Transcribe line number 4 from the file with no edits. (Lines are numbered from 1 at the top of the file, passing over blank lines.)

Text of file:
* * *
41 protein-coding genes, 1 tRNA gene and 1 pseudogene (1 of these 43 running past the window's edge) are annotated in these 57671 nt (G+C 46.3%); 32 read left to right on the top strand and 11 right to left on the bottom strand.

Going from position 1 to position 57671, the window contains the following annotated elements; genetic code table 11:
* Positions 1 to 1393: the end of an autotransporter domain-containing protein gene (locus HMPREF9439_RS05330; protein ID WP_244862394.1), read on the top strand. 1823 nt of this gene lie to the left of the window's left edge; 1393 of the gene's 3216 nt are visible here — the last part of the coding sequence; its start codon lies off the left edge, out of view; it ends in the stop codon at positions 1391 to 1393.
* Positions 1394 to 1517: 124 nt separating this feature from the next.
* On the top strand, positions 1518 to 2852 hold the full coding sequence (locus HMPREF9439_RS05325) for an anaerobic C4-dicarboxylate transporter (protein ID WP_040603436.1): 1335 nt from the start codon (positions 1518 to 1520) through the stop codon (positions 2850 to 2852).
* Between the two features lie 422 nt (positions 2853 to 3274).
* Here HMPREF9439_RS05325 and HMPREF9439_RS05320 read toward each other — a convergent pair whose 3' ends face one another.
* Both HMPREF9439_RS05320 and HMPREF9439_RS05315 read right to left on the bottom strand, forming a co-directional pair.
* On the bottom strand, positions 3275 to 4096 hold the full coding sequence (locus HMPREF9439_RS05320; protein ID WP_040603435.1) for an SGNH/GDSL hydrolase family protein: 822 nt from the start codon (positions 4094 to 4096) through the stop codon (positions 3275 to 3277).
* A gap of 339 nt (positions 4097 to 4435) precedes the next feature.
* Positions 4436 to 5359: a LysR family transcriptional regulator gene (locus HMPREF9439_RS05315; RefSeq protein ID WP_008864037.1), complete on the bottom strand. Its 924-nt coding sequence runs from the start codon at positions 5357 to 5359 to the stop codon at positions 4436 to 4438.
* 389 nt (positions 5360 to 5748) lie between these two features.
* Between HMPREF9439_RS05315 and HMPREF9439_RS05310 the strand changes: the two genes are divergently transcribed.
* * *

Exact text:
* Positions 1394 to 1517: 124 nt separating this feature from the next.